Andrew Sullivan seems increasingly unhinged these days. The creepy, Torquemada-like obsession with Sarah Palin continues as he rummages through her book in a deranged act of explication de texte, functions as a one man birther movement laying out loony speculations about the owners of the canals out of which Trig and Tripp emerged, and continues to worship the sleazy dudeitude of Levi Johnson.
Meanwhile, Sullivan slavishly justifies Obama on every count, including his administration’s sneaky efforts to smuggle “progressives” into policy-making positions under the radar of Congressional scrutiny. Recently it was support for his appointment of Hannah Rosenthal as head of the Office to Monitor and Combat Anti Semitism. Because she seems to share some part of his own fanged venom for Israel, Sullivan sees her as a Promethean truth-teller being shut down by what his soul mate Pat Buchanan once called “the amen corner.” After my old friend Ron Radosh rightly criticized her for attacking Israel’s U.S. Ambassador Michael Oren as a result of critical remarks he made about the egregious organization J Street, Sullivan hit him as a “neo con likudnik.” But when Sullivan tuned in to his own esteemed Atlantic colleague Jeffrey Goldberg for an opinion, Goldberg instead confirmed Radosh’s position, indicating that he was absolutely baffled that Rosenthal should make someone like Oren the first target of what is supposed to be a campaign against anti Semitism. (Doesn’t she find a crusade worth undertaking in the way that the new addiction to Jew hatred has migrated from the Middle East to Europe and is presently getting established in our own country, where people like Sullivan can experiment with Walt-Mearshemerism as a no fault gateway drug?)
Even when Sullivan is good he’s bad. Today he gives good coverage to cell phone images of the bloody street action in Teheran. (And indeed, he has been good on Iran in all the months since the election was stolen.) But even here, his pro-Obama contextualizing of events neutralizes his support of the protesters. What moral does he draw from their incredible bravery in defying the regime’s street thug murderers? That the world is lucky to have “Obama’s reticence” at this critical moment because by not criticizing the obscene Iranian regime, our President “removes from Ahmadinejad the convenient weapon of demonizing the protests as pawns of the Great Satan.”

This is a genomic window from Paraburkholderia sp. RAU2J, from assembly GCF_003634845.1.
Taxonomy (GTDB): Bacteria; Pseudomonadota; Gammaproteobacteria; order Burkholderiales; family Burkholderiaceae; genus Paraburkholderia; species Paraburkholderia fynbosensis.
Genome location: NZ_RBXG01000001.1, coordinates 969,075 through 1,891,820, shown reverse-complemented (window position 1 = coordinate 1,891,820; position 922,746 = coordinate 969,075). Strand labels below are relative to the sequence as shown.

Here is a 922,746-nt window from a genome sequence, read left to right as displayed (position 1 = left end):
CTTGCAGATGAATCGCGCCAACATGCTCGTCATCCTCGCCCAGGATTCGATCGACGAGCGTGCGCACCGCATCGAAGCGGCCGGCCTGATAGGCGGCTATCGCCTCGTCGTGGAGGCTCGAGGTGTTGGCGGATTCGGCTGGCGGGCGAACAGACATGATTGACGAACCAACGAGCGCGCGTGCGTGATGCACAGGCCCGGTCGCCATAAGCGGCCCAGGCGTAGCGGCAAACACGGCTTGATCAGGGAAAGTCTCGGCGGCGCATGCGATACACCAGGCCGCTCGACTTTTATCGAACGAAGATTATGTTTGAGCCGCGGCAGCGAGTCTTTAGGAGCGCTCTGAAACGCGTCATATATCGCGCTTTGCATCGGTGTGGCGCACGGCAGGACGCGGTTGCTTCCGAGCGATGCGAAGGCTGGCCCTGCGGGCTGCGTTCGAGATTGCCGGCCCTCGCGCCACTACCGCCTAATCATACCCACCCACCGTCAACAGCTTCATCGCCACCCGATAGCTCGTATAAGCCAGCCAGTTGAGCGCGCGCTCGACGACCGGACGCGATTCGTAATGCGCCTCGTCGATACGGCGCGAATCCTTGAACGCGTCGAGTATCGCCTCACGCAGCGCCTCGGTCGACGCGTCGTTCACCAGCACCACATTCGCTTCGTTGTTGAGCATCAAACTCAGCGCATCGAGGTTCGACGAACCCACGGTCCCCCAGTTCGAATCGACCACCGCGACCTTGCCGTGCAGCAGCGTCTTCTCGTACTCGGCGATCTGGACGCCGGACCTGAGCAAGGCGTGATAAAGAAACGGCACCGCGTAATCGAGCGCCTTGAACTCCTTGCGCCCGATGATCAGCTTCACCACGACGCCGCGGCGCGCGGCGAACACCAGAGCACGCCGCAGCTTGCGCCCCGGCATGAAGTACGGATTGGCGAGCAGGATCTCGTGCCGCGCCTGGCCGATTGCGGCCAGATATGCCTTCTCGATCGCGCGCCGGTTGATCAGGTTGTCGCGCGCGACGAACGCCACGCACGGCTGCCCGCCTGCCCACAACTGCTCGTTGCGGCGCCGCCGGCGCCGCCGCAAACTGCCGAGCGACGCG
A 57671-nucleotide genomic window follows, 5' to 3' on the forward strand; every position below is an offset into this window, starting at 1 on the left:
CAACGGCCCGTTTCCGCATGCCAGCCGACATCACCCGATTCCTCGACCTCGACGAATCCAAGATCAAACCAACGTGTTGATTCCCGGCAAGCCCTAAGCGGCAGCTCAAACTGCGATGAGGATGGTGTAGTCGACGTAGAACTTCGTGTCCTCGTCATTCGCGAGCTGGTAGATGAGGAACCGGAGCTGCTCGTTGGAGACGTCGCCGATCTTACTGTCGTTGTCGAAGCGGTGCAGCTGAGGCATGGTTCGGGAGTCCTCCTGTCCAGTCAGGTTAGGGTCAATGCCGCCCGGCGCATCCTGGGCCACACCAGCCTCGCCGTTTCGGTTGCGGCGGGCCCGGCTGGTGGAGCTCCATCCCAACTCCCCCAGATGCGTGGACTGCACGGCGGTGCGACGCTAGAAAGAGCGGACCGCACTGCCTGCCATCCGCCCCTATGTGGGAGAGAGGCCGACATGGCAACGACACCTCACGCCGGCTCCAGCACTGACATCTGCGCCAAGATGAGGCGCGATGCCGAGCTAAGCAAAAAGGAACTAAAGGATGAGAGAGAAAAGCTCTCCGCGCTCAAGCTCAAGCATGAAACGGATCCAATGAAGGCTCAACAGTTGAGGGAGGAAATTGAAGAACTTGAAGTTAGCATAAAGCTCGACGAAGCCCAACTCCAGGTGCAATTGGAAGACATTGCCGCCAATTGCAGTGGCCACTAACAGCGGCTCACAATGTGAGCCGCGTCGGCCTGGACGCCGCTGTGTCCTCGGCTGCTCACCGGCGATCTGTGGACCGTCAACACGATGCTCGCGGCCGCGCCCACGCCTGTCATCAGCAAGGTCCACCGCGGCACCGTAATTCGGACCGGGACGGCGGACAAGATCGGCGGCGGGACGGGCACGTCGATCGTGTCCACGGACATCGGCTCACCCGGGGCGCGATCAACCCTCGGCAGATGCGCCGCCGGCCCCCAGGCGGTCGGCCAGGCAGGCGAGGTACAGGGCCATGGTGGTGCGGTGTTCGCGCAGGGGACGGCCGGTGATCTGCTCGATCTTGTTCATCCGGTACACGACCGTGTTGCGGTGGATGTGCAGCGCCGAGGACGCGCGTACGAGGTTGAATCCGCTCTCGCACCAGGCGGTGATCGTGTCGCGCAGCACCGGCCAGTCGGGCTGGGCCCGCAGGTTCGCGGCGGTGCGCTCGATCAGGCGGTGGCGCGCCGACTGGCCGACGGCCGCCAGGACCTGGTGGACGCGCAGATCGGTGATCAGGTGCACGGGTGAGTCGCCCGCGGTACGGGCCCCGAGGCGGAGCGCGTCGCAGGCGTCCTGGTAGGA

Take a moment to get this straight: it’s a good thing we have a president who, to keep himself pure for that ultimate negotiation on nukes that will never come, refrains from using some of that synthetic eloquence of his to put us on the side of people who are getting cut down in the streets. By such scurvy logic, it was wrong of Ronald Reagan to go to Moscow and speak to and about the dissidents and their heroic struggle against totalitarianism because it might have given ammunition to wardens of the gulag. And wrong to have been unequivocally on the side of Solidarity and so on.
Word smuggled out of Tehran has told us that the protesters themselves would like a little U.S. affirmation so they won’t feel they are dying in the dark. And the citizens of our own country could certainly use the reassurance about the values we stand for, via a word or two in behalf of the demonstrators, especially after being subjected to a punishing year- long Presidential apology tour bringing American exceptionalism down and then kicking it. But from Obama we only get beseeching admonitions that are far too little and always too late and always undermined by the reluctance with which they are delivered.
This has become a vain, small-minded and morally anemic presidency that only someone like Andrew Sullivan could love.